The OP here is testing your claim that, for some reason, users of small sensor systems are ignorant of the advantages of larger sensors.  I suggest that you let him gather his evidence then you can debate him with your evidence to the contrary.

Honestly, I have no special knowledge of what mFT users know or don't know.  But I do know what I've said, and I do know what you've said.  And let's just say that the evidence clearly supports my side.

However, if you disagree, please, post a link and quote of me making Equivalence "too complicated" or "unclear".

Refer to my reinstated reply above, where I explain why your 'explanation' is both poor (for choosing secondary factors -- "perspective", "framing", "DOF"; when referring to light?)... and misleading (due to those secondary factors causing the reader to focus on them, and missing the actual point: which is about the differing practical effect of exposure on different size sensors).

Classic!  Absolutely classic!  Equivalent photos are photos with the same perspective, framing, DOF, shutter speed, and display size.  A consequence of Equivalent photos is that the same total amount of light will fall on the sensor.  A consequence of the same total amount of light falling on the sensor is that the noise will be the same for equally efficient sensors.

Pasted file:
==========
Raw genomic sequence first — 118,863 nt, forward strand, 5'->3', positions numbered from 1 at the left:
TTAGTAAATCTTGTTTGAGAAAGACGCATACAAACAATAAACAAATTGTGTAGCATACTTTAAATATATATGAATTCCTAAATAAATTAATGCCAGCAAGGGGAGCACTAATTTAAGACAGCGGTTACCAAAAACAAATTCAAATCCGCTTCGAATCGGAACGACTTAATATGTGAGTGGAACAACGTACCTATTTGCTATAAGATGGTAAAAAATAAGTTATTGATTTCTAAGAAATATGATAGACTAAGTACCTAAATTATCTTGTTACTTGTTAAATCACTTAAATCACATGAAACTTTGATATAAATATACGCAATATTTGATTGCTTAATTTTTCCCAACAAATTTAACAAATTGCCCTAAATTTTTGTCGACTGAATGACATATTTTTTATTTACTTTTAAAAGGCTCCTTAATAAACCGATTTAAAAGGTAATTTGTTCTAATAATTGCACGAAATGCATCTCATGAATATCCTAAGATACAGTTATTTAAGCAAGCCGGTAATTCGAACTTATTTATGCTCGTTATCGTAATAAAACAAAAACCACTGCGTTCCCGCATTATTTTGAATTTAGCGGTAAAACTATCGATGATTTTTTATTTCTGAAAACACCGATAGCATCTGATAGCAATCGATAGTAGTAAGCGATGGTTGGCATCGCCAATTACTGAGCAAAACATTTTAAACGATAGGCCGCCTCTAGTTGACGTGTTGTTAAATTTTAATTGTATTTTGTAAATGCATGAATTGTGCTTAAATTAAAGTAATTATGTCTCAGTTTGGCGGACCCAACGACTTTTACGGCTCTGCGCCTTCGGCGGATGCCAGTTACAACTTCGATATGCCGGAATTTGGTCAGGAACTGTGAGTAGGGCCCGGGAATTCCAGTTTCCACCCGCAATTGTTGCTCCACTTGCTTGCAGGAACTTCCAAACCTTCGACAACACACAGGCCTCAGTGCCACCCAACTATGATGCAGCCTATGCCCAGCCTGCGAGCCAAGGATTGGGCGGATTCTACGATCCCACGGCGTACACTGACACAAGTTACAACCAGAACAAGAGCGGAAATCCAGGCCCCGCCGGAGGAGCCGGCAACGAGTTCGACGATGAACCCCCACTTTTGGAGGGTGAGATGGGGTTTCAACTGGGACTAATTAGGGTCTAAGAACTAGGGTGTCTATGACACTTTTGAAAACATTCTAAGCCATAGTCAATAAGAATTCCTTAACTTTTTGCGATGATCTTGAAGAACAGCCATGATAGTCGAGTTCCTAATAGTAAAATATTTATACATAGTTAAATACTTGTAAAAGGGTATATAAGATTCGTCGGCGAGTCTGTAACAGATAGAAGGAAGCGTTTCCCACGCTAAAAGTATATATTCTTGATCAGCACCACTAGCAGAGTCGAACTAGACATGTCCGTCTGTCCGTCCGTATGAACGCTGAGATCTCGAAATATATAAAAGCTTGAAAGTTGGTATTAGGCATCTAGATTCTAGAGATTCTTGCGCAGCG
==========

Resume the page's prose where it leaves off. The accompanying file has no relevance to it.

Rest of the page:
Let's recall your entry into this thread:

If they are explained correctly, then nobody disputes facts

Huh.  How about that?

I understand that you disagree, but there is a good reason why 'your genius is not being recognised' -- this seems to be your actual beef.  You'd be better served working on your explanatory methods instead of attempting to start arguments.

Quoting again from your entry into this thread:

The problem is not that most people are ignorant fools, the problem is that some people tend to make simple things convoluted and indecipherable (then resist fiercely when you try to get them to explain what they are on about in comprehensible terms).

I'm seeing a pattern here.